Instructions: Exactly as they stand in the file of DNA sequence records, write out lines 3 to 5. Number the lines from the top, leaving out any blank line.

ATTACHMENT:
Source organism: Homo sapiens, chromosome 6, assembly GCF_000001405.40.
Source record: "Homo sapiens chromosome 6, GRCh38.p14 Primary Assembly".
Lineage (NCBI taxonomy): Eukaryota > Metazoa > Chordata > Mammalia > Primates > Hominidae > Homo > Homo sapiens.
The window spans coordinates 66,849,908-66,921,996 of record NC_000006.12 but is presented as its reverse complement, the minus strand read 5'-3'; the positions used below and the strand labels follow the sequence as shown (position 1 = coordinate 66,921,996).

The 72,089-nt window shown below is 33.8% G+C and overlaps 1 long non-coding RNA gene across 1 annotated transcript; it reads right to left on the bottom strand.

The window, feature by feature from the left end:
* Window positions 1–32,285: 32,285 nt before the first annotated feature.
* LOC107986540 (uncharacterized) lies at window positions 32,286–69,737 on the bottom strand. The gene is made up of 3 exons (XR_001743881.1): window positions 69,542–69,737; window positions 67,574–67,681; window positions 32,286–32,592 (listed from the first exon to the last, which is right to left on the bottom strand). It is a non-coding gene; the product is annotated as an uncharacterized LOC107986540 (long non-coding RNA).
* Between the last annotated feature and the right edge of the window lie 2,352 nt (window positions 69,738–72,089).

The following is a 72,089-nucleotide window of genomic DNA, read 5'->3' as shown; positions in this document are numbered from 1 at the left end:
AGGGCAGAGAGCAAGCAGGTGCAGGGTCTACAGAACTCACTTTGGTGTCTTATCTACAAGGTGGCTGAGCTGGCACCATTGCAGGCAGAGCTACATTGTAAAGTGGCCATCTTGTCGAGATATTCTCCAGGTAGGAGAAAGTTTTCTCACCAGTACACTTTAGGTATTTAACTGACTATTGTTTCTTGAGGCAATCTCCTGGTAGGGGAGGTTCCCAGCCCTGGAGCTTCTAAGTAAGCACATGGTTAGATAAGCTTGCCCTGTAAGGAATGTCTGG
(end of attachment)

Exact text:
Lineage (NCBI taxonomy): Eukaryota > Metazoa > Chordata > Mammalia > Primates > Hominidae > Homo > Homo sapiens.
The window spans coordinates 66,849,908-66,921,996 of record NC_000006.12 but is presented as its reverse complement, the minus strand read 5'-3'; the positions used below and the strand labels follow the sequence as shown (position 1 = coordinate 66,921,996).

The 72,089-nt window shown below is 33.8% G+C and overlaps 1 long non-coding RNA gene across 1 annotated transcript; it reads right to left on the bottom strand.